No. 8-9


Hildred Crill   

Some Magazines Received, With Comments

Janus Head, 9.2 “The Situated Body,” 2007.
no man’s land, Winter 2006/2007.
Poetry, Vol. CXC, no.1, April 2007.

If readers follow the instructions on the front cover of Janus Head’s special issue on “The Situated Body” to rotate the volume 90 degrees counterclockwise so that Arakawa and Gins’ symmetrical image’s mirror line moves from horizontal to vertical, they begin to enter the theme, reading the statement: “What stems from the body, by way of awareness, should be held to be of it. Any site at which a person deems an X to exist should be considered a contributing segment of her awareness.” At the outset, Shaun Gallagher’s editorial explains the difference between “a living and experiencing body” being situated and “simply being located someplace in the way a non-living, non-experiencing object is located.”  

The essays that follow explore this theme within and between many disciplines including “philosophical anthropology, cognitive science, phenomenology, architecture and painting, and artistic performances like dance and music” (Gallagher).  Investigated in and through recent and profound advances in technology, the very old discussion of human experience continues from new angles and new dimensions open. Ingar Brinck, for example, examines artistic experience from this perspective: “seen from a cognitive point of view, artist and viewer have more in common than what distinguishes them.” Tucked among the essays are several poems and stories. The act of translation, particularly translation of Swedish women poets, and the place of these poets in contemporary Swedish poetry is discussed in Håkan Sandgren’s review of To Catch a Life Anew: 10 Swedish Women Poets, translations by Eva Claeson (Oyster River Press, 2006). One of Claeson’s translations of Marie Lundquist from the book appears in this volume of Ars Interpres.

In extra compact newspaper size, the Winter 2006/2007 no man’s land presents English translations of contemporary German writers, an incredible bargain at one euro for 40 pages. The issue gathers translations of poetry and fiction selected from the tenth anniversary edition of the Berlin-based magazine lauter niemand. Not only an in-print and online forum for the meeting of these two languages, the no man’s land project organizes live readings and discussions as well as regular German to English workshops, where translators can bring works in progress for general comment and intensive exploration of each agonizing word choice. As Isabel Cole explains on the Web site (www.no-mans-land.org), the title of this English translation journal itself is emblem for the whole endeavor: lauter niemand, Kafka’s untranslatable phrase, becomes through “an allusive approach” something somewhat different in the English version, no man’s land. There’s recognition here of both the inevitable loss and the opportunity in translation.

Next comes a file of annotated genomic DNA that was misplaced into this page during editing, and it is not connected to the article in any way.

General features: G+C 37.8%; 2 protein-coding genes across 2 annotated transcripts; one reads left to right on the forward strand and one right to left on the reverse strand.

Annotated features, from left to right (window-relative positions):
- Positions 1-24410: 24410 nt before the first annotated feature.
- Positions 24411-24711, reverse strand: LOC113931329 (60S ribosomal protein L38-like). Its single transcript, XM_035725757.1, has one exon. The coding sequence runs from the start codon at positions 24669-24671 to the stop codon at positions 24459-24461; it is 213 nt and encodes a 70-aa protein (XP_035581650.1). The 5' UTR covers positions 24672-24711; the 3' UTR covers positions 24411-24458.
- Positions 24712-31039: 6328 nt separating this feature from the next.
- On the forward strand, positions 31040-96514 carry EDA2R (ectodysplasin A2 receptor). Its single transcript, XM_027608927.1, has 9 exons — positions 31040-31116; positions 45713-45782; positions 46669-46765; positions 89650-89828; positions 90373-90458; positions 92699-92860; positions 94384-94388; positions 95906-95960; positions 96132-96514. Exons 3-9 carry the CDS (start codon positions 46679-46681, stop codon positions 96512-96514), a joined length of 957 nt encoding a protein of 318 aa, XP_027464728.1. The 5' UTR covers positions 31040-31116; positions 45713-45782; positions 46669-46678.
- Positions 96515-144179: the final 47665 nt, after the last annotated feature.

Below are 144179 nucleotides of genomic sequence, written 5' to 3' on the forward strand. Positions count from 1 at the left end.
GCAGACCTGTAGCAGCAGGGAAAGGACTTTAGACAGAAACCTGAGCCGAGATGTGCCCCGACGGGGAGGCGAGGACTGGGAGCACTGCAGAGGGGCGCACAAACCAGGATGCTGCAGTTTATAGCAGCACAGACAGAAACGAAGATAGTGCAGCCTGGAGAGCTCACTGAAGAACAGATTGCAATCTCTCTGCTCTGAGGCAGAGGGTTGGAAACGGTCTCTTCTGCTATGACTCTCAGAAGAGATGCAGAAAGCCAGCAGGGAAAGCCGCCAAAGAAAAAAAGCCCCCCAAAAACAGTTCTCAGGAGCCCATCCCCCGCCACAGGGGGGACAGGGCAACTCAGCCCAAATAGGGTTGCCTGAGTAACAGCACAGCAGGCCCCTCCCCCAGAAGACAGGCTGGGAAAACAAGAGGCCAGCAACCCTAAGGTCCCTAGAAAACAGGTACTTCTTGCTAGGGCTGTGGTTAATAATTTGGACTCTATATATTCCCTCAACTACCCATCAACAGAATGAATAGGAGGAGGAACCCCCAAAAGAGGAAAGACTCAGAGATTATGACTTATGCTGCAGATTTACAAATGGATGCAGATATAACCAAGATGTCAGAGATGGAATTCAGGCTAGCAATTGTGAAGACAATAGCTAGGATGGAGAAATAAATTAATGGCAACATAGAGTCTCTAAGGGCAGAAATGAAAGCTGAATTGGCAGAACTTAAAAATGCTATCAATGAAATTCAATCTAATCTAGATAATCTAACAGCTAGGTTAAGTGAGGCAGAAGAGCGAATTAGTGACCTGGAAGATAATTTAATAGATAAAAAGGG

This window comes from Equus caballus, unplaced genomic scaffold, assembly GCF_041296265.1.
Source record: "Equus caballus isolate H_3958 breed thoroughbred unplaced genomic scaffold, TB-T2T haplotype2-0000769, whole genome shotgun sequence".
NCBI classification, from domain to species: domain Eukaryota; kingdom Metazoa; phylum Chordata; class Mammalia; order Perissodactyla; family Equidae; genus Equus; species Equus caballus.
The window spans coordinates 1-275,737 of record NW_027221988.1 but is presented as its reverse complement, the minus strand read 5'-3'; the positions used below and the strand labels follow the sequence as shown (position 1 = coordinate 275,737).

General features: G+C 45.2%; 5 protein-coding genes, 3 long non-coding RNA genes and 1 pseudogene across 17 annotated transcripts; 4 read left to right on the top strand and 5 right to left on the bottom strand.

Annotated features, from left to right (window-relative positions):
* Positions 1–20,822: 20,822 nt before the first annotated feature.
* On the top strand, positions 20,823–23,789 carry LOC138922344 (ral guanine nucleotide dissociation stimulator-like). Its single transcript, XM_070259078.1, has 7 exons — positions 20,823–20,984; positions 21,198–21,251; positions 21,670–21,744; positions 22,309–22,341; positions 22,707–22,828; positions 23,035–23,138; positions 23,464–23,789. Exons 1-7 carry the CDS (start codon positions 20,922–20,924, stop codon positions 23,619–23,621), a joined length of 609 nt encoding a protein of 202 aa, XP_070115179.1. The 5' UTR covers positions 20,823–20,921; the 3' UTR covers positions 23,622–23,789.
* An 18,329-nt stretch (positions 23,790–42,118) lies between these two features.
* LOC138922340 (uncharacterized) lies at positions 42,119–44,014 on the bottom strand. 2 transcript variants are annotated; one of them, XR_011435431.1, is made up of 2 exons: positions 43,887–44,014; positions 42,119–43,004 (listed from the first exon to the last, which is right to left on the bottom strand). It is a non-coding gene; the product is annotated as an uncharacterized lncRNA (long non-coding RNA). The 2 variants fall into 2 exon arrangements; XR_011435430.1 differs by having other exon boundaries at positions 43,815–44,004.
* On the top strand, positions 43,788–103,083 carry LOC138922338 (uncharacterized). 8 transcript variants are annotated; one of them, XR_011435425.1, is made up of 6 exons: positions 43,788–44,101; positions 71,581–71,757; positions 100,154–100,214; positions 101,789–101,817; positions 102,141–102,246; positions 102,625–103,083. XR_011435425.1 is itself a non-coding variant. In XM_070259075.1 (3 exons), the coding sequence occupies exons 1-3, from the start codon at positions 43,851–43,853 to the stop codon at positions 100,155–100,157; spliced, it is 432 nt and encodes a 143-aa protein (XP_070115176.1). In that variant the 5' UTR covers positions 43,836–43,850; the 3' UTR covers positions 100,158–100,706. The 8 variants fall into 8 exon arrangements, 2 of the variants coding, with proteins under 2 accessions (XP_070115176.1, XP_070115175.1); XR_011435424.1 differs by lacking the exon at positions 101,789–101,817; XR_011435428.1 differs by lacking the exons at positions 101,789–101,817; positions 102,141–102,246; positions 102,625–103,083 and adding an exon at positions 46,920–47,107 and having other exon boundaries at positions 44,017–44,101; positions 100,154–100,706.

Several of the poems and stories make chilling forays into this border territory: “the secret pleasure in self-erasure / goes with those places where you can’t go” (Andrej Glusgold, tr. Donna Stonecipher);  “shows where he was grafted: / there! in this banished place” (Ulf Stolterfoht, tr. Andrew Duncan);”Our arrival was catastrophically fine, / the sky picturesquely colourless, the present / like a precise body of water” (Ron Winkler, tr. Iain Galbraith). But the issue is packed with a multiplicity of subjects and perspectives, the work of more than three dozen writers and translators, many of whom were born in the 1970s and 80s. It would be difficult to turn down the invitation that opens the poem on the final page (Orsolya Kalász, tr. Donna Stonecipher): “Would you like to come over / into my language?” Be ready for no ordinary transaction: “Let’s exchange / give me the key / you take the ghost.”

In 2007, for the second year in a row, Poetry, under the editorship of Christian Wiman, celebrated April, national poetry month in the U.S., with a translation issue (also a great value at $3.75 U.S. dollars), a sustained look outward, away from poems written in American English. The poets in this issue come from most of the continents, with heavy European representation including Alcman, Horace, Dante, Rimbaud, among others. A number of poets and translators whose work has appeared in Ars Interpres appear here also (for example, “Days and the Transit System Grind Their Teeth” by Regina Derieva, translated by Daniel Weissbort).
A translator’s note accompanies each poem. At times fascinating, the comments fortunately don’t drown out the poems themselves. Only one note runs longer than a page. Some translators place the poet or the poem in historical or literary context. Many describe the daily struggle’s endless decisions about how to convey the music of the original or how to find an equivalent for a lexically rich word with as little loss as possible, along with some of translation’s stranger discomforts (“If there’s such a thing as slapstick with a foreign language dictionary, then I’m its involuntary master.” -- Jacqueline Osherow). A few give the basic theory of translation from which they work. Citing Dryden’s famous statement about trying to make Vergil speak the English he would have, had he been born in England, Charles Simic adds: “I hope he is right. Otherwise, I’ll burn in hell, which is already full of translators of poetry.” 



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